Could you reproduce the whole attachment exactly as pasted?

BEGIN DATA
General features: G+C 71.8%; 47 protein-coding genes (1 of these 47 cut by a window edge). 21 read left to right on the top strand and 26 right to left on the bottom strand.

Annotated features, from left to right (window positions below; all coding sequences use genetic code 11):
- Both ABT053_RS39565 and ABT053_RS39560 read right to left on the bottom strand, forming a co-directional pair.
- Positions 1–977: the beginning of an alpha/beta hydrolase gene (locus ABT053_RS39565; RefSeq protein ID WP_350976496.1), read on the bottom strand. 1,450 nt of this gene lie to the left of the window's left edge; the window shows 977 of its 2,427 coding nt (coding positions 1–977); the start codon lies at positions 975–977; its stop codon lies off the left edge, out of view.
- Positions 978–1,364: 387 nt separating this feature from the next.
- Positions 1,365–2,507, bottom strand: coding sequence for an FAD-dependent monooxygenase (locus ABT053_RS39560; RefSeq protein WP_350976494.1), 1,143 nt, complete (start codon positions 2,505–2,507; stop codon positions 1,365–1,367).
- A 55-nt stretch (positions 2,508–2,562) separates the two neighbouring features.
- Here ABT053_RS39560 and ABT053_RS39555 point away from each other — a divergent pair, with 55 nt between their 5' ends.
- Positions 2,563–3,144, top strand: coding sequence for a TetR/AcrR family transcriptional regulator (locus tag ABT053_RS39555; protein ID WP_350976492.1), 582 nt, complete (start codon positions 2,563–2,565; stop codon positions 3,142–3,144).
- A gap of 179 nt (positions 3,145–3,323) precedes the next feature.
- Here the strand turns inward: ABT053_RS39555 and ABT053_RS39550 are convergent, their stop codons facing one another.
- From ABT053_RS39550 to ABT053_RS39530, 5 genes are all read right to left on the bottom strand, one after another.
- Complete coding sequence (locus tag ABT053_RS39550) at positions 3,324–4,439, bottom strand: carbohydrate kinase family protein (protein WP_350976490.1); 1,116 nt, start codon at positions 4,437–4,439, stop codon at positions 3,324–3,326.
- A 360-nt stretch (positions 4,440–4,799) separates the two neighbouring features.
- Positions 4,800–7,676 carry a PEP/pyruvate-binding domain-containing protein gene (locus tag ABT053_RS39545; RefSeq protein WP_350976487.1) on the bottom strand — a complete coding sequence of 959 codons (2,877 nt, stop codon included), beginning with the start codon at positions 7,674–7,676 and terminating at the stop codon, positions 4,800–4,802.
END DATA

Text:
General features: G+C 71.8%; 47 protein-coding genes (1 of these 47 cut by a window edge). 21 read left to right on the top strand and 26 right to left on the bottom strand.

Annotated features, from left to right (window positions below; all coding sequences use genetic code 11):
- Both ABT053_RS39565 and ABT053_RS39560 read right to left on the bottom strand, forming a co-directional pair.
- Positions 1–977: the beginning of an alpha/beta hydrolase gene (locus ABT053_RS39565; RefSeq protein ID WP_350976496.1), read on the bottom strand. 1,450 nt of this gene lie to the left of the window's left edge; the window shows 977 of its 2,427 coding nt (coding positions 1–977); the start codon lies at positions 975–977; its stop codon lies off the left edge, out of view.
- Positions 978–1,364: 387 nt separating this feature from the next.
- Positions 1,365–2,507, bottom strand: coding sequence for an FAD-dependent monooxygenase (locus ABT053_RS39560; RefSeq protein WP_350976494.1), 1,143 nt, complete (start codon positions 2,505–2,507; stop codon positions 1,365–1,367).
- A 55-nt stretch (positions 2,508–2,562) separates the two neighbouring features.
- Here ABT053_RS39560 and ABT053_RS39555 point away from each other — a divergent pair, with 55 nt between their 5' ends.
- Positions 2,563–3,144, top strand: coding sequence for a TetR/AcrR family transcriptional regulator (locus tag ABT053_RS39555; protein ID WP_350976492.1), 582 nt, complete (start codon positions 2,563–2,565; stop codon positions 3,142–3,144).
- A gap of 179 nt (positions 3,145–3,323) precedes the next feature.
- Here the strand turns inward: ABT053_RS39555 and ABT053_RS39550 are convergent, their stop codons facing one another.
- From ABT053_RS39550 to ABT053_RS39530, 5 genes are all read right to left on the bottom strand, one after another.
- Complete coding sequence (locus tag ABT053_RS39550) at positions 3,324–4,439, bottom strand: carbohydrate kinase family protein (protein WP_350976490.1); 1,116 nt, start codon at positions 4,437–4,439, stop codon at positions 3,324–3,326.
- A 360-nt stretch (positions 4,440–4,799) separates the two neighbouring features.
- Positions 4,800–7,676 carry a PEP/pyruvate-binding domain-containing protein gene (locus tag ABT053_RS39545; RefSeq protein WP_350976487.1) on the bottom strand — a complete coding sequence of 959 codons (2,877 nt, stop codon included), beginning with the start codon at positions 7,674–7,676 and terminating at the stop codon, positions 4,800–4,802.